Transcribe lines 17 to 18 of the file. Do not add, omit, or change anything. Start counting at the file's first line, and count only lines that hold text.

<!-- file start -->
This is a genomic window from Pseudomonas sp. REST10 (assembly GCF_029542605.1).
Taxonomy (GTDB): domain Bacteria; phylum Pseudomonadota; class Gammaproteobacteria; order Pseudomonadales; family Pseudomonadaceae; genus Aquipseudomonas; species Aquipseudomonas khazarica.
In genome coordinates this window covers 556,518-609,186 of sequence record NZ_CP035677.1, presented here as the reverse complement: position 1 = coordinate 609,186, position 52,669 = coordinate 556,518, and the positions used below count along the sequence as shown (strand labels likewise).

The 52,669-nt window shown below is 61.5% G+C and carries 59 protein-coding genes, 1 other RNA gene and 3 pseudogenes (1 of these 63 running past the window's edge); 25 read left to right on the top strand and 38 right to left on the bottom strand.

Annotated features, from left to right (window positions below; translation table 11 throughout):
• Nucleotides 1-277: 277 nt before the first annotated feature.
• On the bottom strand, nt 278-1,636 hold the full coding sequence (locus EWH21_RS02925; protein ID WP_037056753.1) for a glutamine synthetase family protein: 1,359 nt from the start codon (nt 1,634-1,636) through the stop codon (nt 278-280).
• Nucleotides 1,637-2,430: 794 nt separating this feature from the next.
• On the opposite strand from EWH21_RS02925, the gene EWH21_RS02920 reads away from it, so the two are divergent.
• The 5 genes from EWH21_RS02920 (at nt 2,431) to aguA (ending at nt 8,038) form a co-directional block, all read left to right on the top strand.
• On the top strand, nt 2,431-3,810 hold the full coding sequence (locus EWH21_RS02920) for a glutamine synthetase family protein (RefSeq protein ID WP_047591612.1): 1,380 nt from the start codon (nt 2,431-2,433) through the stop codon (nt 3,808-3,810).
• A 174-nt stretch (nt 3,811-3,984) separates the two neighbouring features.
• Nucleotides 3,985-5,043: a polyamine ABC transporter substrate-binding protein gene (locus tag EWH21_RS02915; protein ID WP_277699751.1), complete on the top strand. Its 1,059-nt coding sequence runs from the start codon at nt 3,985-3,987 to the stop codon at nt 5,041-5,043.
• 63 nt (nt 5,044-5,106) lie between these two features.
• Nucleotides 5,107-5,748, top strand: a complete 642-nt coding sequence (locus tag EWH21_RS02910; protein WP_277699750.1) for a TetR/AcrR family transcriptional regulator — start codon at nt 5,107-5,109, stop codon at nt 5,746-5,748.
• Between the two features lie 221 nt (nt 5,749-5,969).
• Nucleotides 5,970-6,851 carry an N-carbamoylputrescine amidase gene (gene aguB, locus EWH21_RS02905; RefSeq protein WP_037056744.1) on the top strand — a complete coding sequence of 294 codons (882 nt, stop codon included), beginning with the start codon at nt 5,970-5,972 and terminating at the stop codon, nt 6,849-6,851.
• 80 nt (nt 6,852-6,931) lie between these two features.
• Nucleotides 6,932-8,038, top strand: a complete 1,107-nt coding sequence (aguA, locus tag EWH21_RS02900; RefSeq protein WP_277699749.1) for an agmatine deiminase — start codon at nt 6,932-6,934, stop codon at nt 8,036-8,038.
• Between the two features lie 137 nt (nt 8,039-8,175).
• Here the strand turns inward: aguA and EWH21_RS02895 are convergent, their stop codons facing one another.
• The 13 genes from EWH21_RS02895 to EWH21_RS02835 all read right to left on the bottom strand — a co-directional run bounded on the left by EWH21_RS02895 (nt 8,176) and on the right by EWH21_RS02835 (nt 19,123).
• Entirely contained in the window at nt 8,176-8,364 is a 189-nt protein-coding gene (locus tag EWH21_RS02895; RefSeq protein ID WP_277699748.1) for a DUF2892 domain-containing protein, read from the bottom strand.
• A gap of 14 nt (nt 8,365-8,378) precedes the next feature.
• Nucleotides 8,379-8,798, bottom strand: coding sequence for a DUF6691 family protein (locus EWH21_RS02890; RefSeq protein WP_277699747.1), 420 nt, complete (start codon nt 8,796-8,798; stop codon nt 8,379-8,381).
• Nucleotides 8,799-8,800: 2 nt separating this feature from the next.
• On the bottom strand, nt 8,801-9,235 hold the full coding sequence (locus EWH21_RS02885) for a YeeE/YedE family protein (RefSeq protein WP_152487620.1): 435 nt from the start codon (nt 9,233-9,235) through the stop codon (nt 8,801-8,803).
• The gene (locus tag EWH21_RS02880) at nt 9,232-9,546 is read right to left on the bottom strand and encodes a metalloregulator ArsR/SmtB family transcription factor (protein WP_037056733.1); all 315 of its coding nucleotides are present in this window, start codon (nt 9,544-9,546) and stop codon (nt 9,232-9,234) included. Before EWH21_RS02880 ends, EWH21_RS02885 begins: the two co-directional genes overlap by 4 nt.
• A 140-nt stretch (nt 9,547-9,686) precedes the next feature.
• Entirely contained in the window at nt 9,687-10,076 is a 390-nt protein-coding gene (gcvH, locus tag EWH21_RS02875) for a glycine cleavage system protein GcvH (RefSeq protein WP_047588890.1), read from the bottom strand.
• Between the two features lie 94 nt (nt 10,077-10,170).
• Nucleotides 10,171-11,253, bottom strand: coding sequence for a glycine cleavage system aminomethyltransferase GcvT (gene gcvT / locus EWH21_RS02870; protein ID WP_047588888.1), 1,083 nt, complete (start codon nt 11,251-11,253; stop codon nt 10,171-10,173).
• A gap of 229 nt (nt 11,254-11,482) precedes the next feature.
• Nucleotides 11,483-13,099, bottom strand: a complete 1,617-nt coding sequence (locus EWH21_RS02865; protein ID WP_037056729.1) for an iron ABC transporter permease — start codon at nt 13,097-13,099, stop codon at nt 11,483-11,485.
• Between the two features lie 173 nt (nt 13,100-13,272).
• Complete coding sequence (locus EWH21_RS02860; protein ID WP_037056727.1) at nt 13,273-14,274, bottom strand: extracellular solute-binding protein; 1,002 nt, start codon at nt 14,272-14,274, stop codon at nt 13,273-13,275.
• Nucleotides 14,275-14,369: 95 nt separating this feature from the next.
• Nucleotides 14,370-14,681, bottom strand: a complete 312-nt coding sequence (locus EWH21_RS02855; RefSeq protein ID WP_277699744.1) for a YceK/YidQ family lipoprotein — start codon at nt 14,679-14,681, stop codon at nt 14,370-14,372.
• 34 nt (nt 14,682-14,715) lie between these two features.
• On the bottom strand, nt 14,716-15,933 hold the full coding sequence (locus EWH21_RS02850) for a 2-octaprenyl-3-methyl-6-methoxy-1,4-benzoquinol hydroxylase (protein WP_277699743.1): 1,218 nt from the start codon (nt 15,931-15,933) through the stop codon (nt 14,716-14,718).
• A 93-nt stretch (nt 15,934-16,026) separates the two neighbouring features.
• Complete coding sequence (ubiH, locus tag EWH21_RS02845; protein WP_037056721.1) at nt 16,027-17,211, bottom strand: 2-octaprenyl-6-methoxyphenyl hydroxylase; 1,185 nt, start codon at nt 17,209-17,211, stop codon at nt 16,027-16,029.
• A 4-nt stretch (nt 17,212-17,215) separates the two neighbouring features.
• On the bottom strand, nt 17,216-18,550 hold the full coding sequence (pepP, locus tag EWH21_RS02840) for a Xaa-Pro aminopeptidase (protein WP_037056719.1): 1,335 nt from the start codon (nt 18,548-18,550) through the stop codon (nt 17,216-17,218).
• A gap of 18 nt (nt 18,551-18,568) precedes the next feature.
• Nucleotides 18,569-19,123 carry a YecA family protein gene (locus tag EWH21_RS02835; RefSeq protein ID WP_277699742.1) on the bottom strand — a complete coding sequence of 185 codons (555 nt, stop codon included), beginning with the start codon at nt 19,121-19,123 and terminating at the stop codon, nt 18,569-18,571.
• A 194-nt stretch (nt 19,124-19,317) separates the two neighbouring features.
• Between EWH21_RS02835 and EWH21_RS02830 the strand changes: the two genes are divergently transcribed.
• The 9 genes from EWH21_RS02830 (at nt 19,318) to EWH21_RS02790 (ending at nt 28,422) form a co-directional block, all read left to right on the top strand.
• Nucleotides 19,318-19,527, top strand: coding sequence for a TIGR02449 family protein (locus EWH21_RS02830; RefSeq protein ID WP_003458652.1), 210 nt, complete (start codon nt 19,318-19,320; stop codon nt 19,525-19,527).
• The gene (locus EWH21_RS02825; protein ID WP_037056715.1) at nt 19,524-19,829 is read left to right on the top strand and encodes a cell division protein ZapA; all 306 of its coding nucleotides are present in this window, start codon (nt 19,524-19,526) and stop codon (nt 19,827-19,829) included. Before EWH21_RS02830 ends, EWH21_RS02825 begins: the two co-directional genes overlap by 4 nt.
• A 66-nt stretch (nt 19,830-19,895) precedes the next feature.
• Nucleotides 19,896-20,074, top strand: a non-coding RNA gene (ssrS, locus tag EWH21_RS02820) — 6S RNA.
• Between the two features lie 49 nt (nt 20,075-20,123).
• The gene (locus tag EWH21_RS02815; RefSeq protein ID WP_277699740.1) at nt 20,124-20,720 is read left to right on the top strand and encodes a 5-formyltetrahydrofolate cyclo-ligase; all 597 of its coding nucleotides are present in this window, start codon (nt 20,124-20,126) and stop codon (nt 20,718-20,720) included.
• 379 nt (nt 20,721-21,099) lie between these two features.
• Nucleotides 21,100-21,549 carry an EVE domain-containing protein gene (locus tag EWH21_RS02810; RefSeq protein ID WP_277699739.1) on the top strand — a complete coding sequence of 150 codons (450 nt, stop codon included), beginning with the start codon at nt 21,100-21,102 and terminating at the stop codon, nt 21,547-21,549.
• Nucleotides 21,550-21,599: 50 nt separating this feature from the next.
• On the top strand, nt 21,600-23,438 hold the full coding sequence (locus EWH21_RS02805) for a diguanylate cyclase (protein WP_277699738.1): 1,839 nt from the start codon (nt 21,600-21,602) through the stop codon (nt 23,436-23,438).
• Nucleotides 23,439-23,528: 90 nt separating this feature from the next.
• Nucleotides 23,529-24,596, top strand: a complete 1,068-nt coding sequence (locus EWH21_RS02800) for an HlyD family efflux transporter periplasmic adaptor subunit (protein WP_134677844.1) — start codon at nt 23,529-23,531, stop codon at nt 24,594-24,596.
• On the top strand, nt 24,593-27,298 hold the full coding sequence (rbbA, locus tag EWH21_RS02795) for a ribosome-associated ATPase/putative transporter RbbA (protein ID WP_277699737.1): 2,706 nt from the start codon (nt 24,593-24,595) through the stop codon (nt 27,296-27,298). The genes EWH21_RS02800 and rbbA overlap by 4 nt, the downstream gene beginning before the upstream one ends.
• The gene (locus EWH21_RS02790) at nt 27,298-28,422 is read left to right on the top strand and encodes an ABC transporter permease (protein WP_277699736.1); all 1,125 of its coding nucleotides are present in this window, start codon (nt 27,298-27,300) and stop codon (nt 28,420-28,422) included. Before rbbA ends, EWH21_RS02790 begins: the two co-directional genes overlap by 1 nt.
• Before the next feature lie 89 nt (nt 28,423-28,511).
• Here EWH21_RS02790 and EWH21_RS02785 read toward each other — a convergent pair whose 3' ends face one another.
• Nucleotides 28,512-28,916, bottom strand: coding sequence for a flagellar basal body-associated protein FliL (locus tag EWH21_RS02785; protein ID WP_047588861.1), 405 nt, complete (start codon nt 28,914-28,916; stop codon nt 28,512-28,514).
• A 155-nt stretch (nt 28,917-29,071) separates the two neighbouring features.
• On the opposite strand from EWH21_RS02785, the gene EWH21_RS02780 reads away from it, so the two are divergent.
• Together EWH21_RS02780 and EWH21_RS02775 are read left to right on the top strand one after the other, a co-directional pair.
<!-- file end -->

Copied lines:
• Nucleotides 5,970-6,851 carry an N-carbamoylputrescine amidase gene (gene aguB, locus EWH21_RS02905; RefSeq protein WP_037056744.1) on the top strand — a complete coding sequence of 294 codons (882 nt, stop codon included), beginning with the start codon at nt 5,970-5,972 and terminating at the stop codon, nt 6,849-6,851.
• 80 nt (nt 6,852-6,931) lie between these two features.